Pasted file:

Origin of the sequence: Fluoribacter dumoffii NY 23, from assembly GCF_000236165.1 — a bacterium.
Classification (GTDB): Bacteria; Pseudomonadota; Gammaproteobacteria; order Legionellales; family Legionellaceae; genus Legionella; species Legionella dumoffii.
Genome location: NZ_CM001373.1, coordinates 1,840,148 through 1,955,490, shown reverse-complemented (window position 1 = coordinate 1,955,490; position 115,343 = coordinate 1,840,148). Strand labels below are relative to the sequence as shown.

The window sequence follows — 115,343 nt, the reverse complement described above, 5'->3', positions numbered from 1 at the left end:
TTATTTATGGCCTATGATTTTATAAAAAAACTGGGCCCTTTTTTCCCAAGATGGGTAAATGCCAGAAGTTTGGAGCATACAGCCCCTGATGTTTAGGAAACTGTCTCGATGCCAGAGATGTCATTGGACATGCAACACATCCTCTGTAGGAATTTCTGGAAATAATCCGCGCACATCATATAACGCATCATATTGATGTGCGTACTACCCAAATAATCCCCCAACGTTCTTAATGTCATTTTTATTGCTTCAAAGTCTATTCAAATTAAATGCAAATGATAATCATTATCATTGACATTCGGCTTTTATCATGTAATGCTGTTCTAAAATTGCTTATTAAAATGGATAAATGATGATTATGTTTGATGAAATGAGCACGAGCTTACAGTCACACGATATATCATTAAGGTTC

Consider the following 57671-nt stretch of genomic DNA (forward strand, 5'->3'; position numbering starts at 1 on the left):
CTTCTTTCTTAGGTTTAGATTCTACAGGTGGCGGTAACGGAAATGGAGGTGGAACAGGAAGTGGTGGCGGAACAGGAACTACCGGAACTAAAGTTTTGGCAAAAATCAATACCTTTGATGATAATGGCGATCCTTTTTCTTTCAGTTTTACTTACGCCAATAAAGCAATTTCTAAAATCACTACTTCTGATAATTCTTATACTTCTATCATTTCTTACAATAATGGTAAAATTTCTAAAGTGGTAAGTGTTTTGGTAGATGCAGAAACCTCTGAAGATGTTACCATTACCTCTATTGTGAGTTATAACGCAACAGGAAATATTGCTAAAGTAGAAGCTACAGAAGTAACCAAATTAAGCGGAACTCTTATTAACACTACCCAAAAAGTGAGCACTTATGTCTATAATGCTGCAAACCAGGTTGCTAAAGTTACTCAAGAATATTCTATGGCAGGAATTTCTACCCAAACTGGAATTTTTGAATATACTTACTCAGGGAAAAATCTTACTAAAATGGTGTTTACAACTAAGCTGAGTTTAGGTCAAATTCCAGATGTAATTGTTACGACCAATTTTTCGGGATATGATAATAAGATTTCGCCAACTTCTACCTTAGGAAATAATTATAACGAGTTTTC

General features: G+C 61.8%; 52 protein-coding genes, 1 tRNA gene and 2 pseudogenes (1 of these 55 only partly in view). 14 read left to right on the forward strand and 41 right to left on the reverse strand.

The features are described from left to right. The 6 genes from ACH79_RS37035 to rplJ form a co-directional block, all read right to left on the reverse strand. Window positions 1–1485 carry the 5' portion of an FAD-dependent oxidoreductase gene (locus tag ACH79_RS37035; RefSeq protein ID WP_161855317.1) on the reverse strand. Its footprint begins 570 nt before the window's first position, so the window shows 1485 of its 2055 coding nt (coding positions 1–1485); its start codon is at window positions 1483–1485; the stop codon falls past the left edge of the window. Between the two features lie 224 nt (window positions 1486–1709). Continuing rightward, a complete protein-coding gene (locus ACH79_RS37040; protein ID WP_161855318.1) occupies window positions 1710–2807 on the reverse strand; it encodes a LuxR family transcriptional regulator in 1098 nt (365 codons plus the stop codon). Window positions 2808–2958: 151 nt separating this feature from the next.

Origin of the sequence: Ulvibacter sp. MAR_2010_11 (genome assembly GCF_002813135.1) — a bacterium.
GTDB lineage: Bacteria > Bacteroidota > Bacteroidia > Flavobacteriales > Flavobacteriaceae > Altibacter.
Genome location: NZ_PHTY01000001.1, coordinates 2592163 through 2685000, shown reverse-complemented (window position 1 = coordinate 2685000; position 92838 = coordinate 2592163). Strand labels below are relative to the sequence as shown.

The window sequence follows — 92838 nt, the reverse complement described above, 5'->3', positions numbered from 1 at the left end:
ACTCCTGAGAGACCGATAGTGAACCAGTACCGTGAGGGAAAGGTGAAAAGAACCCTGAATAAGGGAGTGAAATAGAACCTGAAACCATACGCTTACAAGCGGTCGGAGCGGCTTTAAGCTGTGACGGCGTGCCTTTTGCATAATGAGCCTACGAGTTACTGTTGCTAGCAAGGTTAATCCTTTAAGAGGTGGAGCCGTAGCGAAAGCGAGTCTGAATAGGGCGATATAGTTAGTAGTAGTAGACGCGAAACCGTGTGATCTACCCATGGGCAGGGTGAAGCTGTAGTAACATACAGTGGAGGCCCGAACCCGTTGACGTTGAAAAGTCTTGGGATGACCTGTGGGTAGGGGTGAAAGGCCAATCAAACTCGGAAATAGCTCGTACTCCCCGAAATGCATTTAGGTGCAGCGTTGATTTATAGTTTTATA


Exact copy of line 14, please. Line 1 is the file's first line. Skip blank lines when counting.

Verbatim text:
ACTCCTGAGAGACCGATAGTGAACCAGTACCGTGAGGGAAAGGTGAAAAGAACCCTGAATAAGGGAGTGAAATAGAACCTGAAACCATACGCTTACAAGCGGTCGGAGCGGCTTTAAGCTGTGACGGCGTGCCTTTTGCATAATGAGCCTACGAGTTACTGTTGCTAGCAAGGTTAATCCTTTAAGAGGTGGAGCCGTAGCGAAAGCGAGTCTGAATAGGGCGATATAGTTAGTAGTAGTAGACGCGAAACCGTGTGATCTACCCATGGGCAGGGTGAAGCTGTAGTAACATACAGTGGAGGCCCGAACCCGTTGACGTTGAAAAGTCTTGGGATGACCTGTGGGTAGGGGTGAAAGGCCAATCAAACTCGGAAATAGCTCGTACTCCCCGAAATGCATTTAGGTGCAGCGTTGATTTATAGTTTTATA